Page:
Ah-fee-KOH-men, Origin: Greek, a piece of matzah buried during the Passover seder and discovered after dinner to be eaten as dessert at the end of the meal. It is set aside to be consumed after the meal. Many households have the custom of hiding the afikomen; either the parents hide it and the children hunt for it, or the children hide it and the parents look for it. When found, the hidden afikomen is used to create a game where everyone tries to claim it as their own.

The term "afikomen" comes from the Hebrew word for "that which remains." During the time of Moses, when the Israelites were enslaved in Egypt, they had no freedom to choose what foods they would eat. However, after the Exodus from Egypt and during the 40 years in the wilderness, the Israelites had no ruler over them. They were completely free to do whatever they wanted with their time. One tradition states that every day, Moses went out to meet with God, but he never came back until after sunset. The people thought that night had come so they made preparations for sleep. Since there was no one left to lead them, they decided that each person would go up separately and proclaim that there was no one left to lead them. That way, if anyone was saved from death by eating the afikomen, they would know it was because they were singled out by God.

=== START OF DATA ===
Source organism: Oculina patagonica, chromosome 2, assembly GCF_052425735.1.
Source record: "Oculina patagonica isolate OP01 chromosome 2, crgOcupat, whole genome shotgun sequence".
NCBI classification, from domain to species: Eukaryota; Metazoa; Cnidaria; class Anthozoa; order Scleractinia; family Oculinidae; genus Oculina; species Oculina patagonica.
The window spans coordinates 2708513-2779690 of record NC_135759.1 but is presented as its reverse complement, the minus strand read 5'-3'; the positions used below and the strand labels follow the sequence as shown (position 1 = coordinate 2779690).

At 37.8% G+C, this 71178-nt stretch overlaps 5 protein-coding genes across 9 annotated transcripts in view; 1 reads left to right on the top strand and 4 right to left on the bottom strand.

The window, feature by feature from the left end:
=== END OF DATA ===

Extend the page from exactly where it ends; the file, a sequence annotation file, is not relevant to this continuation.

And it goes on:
In modern times, several families in Israel take part in the game.

Where does the expression "throw your hat into the ring" come from?

The Story Behind "Throw Your Hat in the Ring" This phrase is derived from the sport of boxing. Previously, if a person wanted to fight, they may enter the boxing ring. This informed the referee that he want to challenge another boxer in the boxing contest. Therefore, the referee would say to the boxer who wants to fight, "Throw your hat in the ring."

Today, this expression can be used as a form of application for something such as a job opening or a contest. If you want to join an organization, you can throw your hat into the ring by sending out resumes and applying online for open positions.

This expression also can be used to describe someone who is trying to achieve something great. For example, if you are a student who wants to become an astronaut one day, you can throw your hat into the ring by joining NASA.

Finally, this expression can be used to talk about entering a relationship. If you want to marry someone, you can tell them you are throwing your hat into the ring by asking them out on a date.

So, throwing your hat into the ring means to submit an application for a job or prize; to send out resumes for employment opportunities; and to ask someone out on a date. The expression comes from the sport of boxing, where it was used to let the referee know that you were ready to fight.

About Article Author

Lauren Gunn

Lauren Gunn is a writer and editor who loves reading, writing and learning about people and their passions. She has an undergrad degree from University of Michigan in English with an emphasis on Creative Writing. She loves reading about other people's passions to help herself grow in her own field of work.